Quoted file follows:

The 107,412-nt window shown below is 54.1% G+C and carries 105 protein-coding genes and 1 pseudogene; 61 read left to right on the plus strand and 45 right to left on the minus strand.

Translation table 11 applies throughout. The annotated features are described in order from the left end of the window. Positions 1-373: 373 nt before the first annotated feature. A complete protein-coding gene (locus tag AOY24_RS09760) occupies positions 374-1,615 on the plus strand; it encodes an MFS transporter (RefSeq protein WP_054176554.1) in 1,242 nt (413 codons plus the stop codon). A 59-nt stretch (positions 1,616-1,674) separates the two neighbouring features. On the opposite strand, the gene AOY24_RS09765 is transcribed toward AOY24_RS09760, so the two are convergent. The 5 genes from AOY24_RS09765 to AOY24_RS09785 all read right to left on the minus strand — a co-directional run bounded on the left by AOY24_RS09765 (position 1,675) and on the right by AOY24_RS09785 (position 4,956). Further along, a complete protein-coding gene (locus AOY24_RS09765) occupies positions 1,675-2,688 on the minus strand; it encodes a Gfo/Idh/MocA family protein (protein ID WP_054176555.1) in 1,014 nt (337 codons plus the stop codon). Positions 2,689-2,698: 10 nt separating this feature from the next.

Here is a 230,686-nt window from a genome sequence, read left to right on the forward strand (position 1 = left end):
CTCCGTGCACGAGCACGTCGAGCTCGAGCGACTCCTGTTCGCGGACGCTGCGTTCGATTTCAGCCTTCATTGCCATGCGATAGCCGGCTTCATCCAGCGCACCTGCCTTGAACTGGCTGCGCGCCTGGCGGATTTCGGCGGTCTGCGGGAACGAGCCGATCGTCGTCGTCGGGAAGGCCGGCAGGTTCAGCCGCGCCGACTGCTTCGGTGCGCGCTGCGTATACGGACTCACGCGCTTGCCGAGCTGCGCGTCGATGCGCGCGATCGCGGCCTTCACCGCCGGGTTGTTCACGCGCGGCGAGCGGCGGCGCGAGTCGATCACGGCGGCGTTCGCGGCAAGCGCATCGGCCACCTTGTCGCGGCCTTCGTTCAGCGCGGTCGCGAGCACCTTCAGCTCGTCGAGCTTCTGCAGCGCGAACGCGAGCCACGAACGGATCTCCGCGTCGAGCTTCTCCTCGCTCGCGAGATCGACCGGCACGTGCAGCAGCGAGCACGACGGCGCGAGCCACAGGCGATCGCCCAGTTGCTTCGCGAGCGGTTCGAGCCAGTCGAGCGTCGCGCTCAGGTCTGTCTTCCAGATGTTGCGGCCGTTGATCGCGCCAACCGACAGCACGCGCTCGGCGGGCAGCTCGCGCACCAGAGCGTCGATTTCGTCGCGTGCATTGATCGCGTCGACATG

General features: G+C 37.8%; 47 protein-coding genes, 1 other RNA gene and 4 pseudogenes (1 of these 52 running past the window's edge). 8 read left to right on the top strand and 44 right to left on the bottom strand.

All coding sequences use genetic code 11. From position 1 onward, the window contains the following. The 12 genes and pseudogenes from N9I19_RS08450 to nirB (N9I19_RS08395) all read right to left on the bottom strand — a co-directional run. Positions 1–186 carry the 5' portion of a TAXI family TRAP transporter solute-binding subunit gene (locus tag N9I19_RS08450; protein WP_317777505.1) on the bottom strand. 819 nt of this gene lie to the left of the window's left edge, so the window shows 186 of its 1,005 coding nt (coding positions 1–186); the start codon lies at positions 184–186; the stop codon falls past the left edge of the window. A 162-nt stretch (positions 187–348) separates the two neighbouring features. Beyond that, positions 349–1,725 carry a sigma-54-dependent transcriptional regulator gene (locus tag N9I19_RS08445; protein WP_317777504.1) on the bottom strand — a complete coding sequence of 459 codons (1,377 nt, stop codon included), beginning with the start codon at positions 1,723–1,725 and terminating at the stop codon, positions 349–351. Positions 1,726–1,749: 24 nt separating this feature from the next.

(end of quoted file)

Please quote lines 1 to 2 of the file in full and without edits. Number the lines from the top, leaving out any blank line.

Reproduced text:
The 107,412-nt window shown below is 54.1% G+C and carries 105 protein-coding genes and 1 pseudogene; 61 read left to right on the plus strand and 45 right to left on the minus strand.

Translation table 11 applies throughout. The annotated features are described in order from the left end of the window. Positions 1-373: 373 nt before the first annotated feature. A complete protein-coding gene (locus tag AOY24_RS09760) occupies positions 374-1,615 on the plus strand; it encodes an MFS transporter (RefSeq protein WP_054176554.1) in 1,242 nt (413 codons plus the stop codon). A 59-nt stretch (positions 1,616-1,674) separates the two neighbouring features. On the opposite strand, the gene AOY24_RS09765 is transcribed toward AOY24_RS09760, so the two are convergent. The 5 genes from AOY24_RS09765 to AOY24_RS09785 all read right to left on the minus strand — a co-directional run bounded on the left by AOY24_RS09765 (position 1,675) and on the right by AOY24_RS09785 (position 4,956). Further along, a complete protein-coding gene (locus AOY24_RS09765) occupies positions 1,675-2,688 on the minus strand; it encodes a Gfo/Idh/MocA family protein (protein ID WP_054176555.1) in 1,014 nt (337 codons plus the stop codon). Positions 2,689-2,698: 10 nt separating this feature from the next.